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No solution yet to dinghy storage issue

A solution to the issue of dinghy storage for sailboat owners is still to be found after the Hudson City Council on Monday night rejected a plan recommended by the Park Board.

The Park Board endorsed building two or three pathways or stairways from the dike road to the shoreline of the St. Croix River, where rock beds would be created to hold the small rowboats used to get to the sailboats moored offshore.

The plan also included the option of the city building an 84-foot extension to the existing dock on the dike road that would be used for storing dinghies.

The recommendation failed on a 5-1 vote, with Alderperson Kurt TeWinkel, the council's representative on the Park Board, being the only council member to support it.

Some members of the council were opposed to any storage of dinghies on the dike, while others indicated that their primary concern with the plan was its cost.

Mayor Alan Burchill said the construction could cost up to $150,000.

"How can we justify spending $150,000 for 49 people," Burchill asked.

The city leases 49 sailboat moorings along the dike road for $575 each per season.

Last September, the council voted 4-2 to prohibit sailboat owners from keeping their dinghies on the dike road. Council members were concerned about the appearance of the dike, liability and consistency with an ordinance that prohibits parking boats on city property for more than four hours.

In November, the council approved a plan to store the dinghies on an extension to the dock where the Grand Duchess riverboat is kept in the summer. Afton-Hudson Cruise Lines owner Gordy Jarvis was to have built the extension and recouped his costs through increased fees charged to the sailboat owners.

The City Council abandoned that plan, however, after the mooring holders objected to it. They said the trip from the dock to the far end of the 1,300-foot-long mooring field was too long.

It appears the council is back to square one on resolving the issue following the failure of the latest proposal.

Following Monday night's vote, Alderperson Lori Bernard appealed to council to further discuss the issue and come to a decision in the near future.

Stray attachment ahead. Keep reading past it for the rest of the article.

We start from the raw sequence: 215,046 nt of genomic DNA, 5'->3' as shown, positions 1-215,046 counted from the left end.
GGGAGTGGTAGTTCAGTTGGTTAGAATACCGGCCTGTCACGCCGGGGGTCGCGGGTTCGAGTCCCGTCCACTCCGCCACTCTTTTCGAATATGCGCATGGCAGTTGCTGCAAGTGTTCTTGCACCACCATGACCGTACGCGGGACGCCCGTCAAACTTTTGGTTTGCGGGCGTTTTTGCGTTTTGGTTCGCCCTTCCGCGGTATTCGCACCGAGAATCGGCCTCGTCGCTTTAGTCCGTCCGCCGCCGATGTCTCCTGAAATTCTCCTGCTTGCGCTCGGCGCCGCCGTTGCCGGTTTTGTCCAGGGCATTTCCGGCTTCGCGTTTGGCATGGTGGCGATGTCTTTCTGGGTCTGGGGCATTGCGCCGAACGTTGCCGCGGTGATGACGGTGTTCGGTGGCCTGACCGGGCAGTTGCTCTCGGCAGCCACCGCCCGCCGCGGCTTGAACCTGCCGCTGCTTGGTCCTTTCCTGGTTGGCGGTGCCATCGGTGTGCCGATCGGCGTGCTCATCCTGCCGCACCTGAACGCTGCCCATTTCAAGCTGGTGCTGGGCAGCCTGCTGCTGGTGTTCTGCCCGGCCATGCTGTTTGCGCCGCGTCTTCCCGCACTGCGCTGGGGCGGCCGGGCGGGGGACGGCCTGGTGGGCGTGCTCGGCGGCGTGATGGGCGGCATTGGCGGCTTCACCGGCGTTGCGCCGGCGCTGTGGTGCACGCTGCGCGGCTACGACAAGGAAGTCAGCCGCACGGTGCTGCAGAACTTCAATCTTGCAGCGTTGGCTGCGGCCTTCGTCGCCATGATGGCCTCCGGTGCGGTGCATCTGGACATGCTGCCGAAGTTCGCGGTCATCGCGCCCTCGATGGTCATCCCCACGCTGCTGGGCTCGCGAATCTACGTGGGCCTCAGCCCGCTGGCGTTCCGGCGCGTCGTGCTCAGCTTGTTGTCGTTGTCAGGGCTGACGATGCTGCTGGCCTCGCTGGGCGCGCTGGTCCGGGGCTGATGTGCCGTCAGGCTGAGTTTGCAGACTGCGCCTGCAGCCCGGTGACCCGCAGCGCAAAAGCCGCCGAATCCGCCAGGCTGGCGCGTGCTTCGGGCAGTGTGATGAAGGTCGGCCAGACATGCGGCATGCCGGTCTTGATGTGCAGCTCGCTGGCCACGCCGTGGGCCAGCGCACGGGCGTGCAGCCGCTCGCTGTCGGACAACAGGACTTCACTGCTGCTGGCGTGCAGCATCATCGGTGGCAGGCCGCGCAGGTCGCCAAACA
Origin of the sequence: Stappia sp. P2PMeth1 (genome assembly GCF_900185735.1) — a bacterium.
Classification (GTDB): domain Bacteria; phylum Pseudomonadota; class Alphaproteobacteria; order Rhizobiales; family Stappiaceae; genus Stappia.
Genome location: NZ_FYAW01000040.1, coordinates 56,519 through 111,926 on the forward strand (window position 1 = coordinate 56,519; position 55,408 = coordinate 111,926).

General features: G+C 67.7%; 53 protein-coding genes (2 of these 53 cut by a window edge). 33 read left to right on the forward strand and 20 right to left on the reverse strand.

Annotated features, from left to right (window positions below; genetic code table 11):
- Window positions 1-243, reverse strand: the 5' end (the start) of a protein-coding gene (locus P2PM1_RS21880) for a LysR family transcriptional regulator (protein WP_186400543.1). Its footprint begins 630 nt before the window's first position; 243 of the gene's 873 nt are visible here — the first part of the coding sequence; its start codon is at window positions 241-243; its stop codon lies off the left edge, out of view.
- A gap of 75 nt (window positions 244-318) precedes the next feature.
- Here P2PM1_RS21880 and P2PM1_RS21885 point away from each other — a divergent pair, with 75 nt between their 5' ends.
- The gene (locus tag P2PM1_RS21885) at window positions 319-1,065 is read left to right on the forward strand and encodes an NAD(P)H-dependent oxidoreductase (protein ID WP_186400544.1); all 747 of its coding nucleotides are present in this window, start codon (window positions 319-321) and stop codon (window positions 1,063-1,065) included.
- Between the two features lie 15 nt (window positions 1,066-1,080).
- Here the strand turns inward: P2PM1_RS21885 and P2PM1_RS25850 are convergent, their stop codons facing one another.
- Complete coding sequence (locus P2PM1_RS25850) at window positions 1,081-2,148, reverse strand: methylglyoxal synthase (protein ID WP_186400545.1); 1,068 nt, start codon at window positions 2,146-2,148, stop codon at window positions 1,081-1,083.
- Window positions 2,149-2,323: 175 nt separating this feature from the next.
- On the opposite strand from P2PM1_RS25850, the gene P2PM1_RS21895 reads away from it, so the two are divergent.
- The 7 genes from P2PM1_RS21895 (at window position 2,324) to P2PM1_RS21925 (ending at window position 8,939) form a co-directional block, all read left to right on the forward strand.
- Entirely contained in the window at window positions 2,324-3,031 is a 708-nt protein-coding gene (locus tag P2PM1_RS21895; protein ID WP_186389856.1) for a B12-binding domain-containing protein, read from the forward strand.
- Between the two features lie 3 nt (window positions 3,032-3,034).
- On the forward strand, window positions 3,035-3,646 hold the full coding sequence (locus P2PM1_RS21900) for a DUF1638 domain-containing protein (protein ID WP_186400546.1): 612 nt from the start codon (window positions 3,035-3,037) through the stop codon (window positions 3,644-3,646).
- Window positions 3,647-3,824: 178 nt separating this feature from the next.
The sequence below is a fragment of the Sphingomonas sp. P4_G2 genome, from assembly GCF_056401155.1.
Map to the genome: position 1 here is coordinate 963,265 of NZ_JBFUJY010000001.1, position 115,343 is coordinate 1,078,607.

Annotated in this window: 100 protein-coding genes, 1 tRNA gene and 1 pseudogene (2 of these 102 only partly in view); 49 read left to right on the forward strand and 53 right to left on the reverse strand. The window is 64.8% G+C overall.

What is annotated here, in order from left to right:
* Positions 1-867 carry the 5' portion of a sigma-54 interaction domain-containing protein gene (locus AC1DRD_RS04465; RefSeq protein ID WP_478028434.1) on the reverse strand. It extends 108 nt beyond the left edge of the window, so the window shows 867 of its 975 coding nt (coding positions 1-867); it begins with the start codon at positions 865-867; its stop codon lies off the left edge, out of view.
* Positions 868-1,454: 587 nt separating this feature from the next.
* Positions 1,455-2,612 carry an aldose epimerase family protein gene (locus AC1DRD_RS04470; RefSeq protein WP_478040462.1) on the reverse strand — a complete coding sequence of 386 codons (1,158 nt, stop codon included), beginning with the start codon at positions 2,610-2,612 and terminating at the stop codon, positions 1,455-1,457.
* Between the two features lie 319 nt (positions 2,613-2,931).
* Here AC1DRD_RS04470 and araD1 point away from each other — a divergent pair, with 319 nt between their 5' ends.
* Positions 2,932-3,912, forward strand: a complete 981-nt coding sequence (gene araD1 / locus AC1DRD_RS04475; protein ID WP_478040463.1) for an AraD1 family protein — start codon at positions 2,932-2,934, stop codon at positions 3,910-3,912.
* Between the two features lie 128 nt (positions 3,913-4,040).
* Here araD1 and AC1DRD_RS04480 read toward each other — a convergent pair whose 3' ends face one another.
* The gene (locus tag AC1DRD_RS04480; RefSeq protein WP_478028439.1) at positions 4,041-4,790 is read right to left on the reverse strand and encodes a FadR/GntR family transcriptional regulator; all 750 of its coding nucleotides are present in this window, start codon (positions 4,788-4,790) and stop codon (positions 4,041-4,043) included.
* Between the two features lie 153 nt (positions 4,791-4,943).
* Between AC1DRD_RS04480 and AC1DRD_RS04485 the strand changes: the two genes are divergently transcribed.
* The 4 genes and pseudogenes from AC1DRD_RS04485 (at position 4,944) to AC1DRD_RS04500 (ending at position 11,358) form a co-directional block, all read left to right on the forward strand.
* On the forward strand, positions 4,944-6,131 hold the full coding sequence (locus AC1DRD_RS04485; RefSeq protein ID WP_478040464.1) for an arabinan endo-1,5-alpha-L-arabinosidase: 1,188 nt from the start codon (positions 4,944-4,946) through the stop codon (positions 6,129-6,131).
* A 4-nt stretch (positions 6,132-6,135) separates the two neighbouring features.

"I think you should have a definitive answer to that," agreed City Attorney Catherine Munkittrick.

"I think we're back to policy. That seems to be the rub," said Alderperson John Hoggatt.

Earlier in the meeting, Hoggatt said the council has made a number of decisions in recent years that don't favor a river town.

"I think we're missing the boat -- literally," Hoggatt said. "A lot of people in this town are here for the river."

He cited decisions to prohibit the parking of empty boat trailers on city streets, including near the Lake Mallalieu landing, and the forced removal of private river docks as examples.

Burchill asked if anyone on the council was in favor of allowing dinghies to be stored on the dike.

Bernard and TeWinkel said they were open to it. TeWinkel qualified his support by saying a uniform system is needed.

Council President Rich Vanselow suggested building a dock for dinghies and leasing it to a mooring holders association.

Hoggatt indicated he wouldn't support that approach unless the First Street homeowners who were forced to remove their docks were also given the option of leasing a dock from the city.

"I'm with John on that," said Yacoub, noting that her proposal for city to build a dock north of Lakefront Park and lease slips to boat owners was rejected by the council.

Yacoub also indicated that she was concerned about the council failing to make a decision about dinghy storage in time to implement a solution for this year's boating season.

Roger Johnson of Woodbury, Minn., who served as spokesperson for the group of mooring holders in attendance, said they weren't happy.

"They've given us half a permit. And at the next meeting they'll want to increase our fees," Johnson said.

The council discussed the issue at length, and heard from a few of the mooring holders toward the end of the discussion.

"It doesn't have to be a big costly deal for people to put their dinghies where you want them to be," said Harvey Chichester, a Hudson resident and mooring holder.

He said a simple system of providing places for sailboat owners to tie their dinghies would be sufficient.

Randy Hanson

Randy Hanson has reported for the Star-Observer since 1997. He came to Hudson after 11 years with the Inter-County Leader at Frederic, and eight years of teaching social studies. He’s a graduate of UW-Eau Claire.

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